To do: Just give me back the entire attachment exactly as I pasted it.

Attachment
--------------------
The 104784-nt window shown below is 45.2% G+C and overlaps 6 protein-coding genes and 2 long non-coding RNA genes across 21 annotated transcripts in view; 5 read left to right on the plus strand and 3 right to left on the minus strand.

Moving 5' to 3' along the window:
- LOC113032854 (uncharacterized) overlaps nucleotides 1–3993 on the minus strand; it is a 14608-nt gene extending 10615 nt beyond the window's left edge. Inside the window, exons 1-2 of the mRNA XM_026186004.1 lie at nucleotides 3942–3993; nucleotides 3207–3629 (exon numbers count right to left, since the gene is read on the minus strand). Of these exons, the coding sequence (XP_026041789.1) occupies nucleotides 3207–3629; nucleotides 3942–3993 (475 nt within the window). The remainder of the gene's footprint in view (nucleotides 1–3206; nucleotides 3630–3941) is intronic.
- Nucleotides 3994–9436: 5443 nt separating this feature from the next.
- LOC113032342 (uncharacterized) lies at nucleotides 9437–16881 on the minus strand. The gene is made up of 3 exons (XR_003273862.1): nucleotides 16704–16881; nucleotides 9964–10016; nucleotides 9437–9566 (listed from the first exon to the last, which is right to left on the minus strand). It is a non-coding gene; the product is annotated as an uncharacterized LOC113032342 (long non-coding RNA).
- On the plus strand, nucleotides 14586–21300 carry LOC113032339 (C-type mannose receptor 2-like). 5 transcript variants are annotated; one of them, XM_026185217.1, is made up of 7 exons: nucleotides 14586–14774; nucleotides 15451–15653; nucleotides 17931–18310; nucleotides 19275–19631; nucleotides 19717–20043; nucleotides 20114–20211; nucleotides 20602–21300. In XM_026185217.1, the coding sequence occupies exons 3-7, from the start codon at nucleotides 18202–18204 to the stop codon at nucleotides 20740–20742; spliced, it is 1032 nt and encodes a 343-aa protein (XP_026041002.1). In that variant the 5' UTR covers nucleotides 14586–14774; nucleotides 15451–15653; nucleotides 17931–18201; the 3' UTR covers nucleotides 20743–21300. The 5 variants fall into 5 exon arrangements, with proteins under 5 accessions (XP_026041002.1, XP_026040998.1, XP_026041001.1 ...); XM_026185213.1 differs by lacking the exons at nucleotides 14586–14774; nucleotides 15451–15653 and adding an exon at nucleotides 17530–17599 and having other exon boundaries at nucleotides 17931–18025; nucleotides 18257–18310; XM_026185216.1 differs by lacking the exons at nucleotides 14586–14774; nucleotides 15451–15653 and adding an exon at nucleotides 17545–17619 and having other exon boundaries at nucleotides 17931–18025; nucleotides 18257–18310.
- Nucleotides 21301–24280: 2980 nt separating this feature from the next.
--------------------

The 104784-nt window shown below is 45.2% G+C and overlaps 6 protein-coding genes and 2 long non-coding RNA genes across 21 annotated transcripts in view; 5 read left to right on the plus strand and 3 right to left on the minus strand.

Moving 5' to 3' along the window:
- LOC113032854 (uncharacterized) overlaps nucleotides 1–3993 on the minus strand; it is a 14608-nt gene extending 10615 nt beyond the window's left edge. Inside the window, exons 1-2 of the mRNA XM_026186004.1 lie at nucleotides 3942–3993; nucleotides 3207–3629 (exon numbers count right to left, since the gene is read on the minus strand). Of these exons, the coding sequence (XP_026041789.1) occupies nucleotides 3207–3629; nucleotides 3942–3993 (475 nt within the window). The remainder of the gene's footprint in view (nucleotides 1–3206; nucleotides 3630–3941) is intronic.
- Nucleotides 3994–9436: 5443 nt separating this feature from the next.
- LOC113032342 (uncharacterized) lies at nucleotides 9437–16881 on the minus strand. The gene is made up of 3 exons (XR_003273862.1): nucleotides 16704–16881; nucleotides 9964–10016; nucleotides 9437–9566 (listed from the first exon to the last, which is right to left on the minus strand). It is a non-coding gene; the product is annotated as an uncharacterized LOC113032342 (long non-coding RNA).
- On the plus strand, nucleotides 14586–21300 carry LOC113032339 (C-type mannose receptor 2-like). 5 transcript variants are annotated; one of them, XM_026185217.1, is made up of 7 exons: nucleotides 14586–14774; nucleotides 15451–15653; nucleotides 17931–18310; nucleotides 19275–19631; nucleotides 19717–20043; nucleotides 20114–20211; nucleotides 20602–21300. In XM_026185217.1, the coding sequence occupies exons 3-7, from the start codon at nucleotides 18202–18204 to the stop codon at nucleotides 20740–20742; spliced, it is 1032 nt and encodes a 343-aa protein (XP_026041002.1). In that variant the 5' UTR covers nucleotides 14586–14774; nucleotides 15451–15653; nucleotides 17931–18201; the 3' UTR covers nucleotides 20743–21300. The 5 variants fall into 5 exon arrangements, with proteins under 5 accessions (XP_026041002.1, XP_026040998.1, XP_026041001.1 ...); XM_026185213.1 differs by lacking the exons at nucleotides 14586–14774; nucleotides 15451–15653 and adding an exon at nucleotides 17530–17599 and having other exon boundaries at nucleotides 17931–18025; nucleotides 18257–18310; XM_026185216.1 differs by lacking the exons at nucleotides 14586–14774; nucleotides 15451–15653 and adding an exon at nucleotides 17545–17619 and having other exon boundaries at nucleotides 17931–18025; nucleotides 18257–18310.
- Nucleotides 21301–24280: 2980 nt separating this feature from the next.